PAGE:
British men bring in as much as £29,000 more than their female counterparts in state pension, according to a recent study.
Women’s state pensions notably shrink due to the breaks they take in their careers, says Which?
Women’s Smaller Retirement Savings
Throughout a typical 20 year retirement period, men will receive nearly £29,000 more than women, says the most recent Department of Work and Pensions (DWP) data. That information also indicates that the average male weekly pension is £153.86, whereas his average female counterpart takes in only £125.98.
These figures are based on the three months ending in August last year. They revealed that women usually receive about 81.9 percent of what men are taking in from their state pensions. That said, as imbalanced as that figure appears, it is actually an improvement over what women were receiving compared to men in the same three months of 2015. At that time, women had only 79.9 percent the weekly state pensions of men. Moreover, in 2013, that figure was only 77.7 percent.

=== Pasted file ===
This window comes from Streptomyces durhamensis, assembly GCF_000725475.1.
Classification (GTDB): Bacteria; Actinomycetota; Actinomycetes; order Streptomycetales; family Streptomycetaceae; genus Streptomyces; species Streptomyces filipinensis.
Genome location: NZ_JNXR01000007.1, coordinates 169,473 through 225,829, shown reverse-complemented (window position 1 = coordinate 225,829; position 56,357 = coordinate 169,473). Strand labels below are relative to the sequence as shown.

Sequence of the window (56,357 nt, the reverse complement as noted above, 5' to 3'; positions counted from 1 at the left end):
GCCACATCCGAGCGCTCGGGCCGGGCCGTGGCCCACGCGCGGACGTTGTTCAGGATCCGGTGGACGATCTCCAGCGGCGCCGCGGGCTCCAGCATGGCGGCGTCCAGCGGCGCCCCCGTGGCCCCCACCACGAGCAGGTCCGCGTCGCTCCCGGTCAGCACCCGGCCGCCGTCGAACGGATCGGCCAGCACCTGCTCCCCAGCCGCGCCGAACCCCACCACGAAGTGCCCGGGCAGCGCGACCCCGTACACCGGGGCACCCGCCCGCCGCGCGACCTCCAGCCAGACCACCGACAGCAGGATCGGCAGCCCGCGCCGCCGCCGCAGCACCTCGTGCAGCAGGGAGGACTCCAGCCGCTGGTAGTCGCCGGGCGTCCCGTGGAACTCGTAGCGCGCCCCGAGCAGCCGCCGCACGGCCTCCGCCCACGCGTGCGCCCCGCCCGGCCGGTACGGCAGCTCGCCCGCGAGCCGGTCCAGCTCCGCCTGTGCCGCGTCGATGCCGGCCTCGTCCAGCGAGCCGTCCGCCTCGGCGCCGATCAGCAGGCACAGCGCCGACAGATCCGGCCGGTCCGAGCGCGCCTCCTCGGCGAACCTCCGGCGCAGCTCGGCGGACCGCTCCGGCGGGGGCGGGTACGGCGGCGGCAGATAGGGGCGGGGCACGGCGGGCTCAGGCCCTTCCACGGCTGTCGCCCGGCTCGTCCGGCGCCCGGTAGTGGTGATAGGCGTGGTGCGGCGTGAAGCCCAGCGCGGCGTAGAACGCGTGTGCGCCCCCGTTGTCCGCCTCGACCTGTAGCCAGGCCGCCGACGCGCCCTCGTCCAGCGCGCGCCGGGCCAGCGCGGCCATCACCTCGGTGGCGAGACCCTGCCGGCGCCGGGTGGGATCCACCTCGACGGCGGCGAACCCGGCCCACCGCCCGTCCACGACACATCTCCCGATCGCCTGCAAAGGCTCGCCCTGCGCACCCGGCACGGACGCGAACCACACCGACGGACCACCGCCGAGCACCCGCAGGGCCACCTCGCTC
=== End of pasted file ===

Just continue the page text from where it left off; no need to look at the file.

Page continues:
A Long Way to Go
Currently, there are close to 13 million people who receive a state pension. Among them, 8.4 million receive a basic and additional pension. These amounts are based exclusively on their personal contributions to national insurance (N.I.). Within that group, 59 percent are men. According to Which? data, this can often be explained as “women in this group will have a lower pension because they may have taken a break from their career to have children.”
Furthermore, there are some women who have inherited a basic and additional pension from a spouse who has died. This also includes people whose NI contributions do not entitle them to a pension. In that group, 99.7 percent are women. There is another category who are able to use the NI contributions of a deceased spouse in order to increase their own pensions. In that category, 84 percent are women.
Lastly, there are two groups in which the individual doesn’t have any entitlement, or they have topped up their own pensions. This time, in both cases, the N.I. contributions of a living spouse were applied. Which? data showed that in these categories, too, members were “almost exclusively women.”
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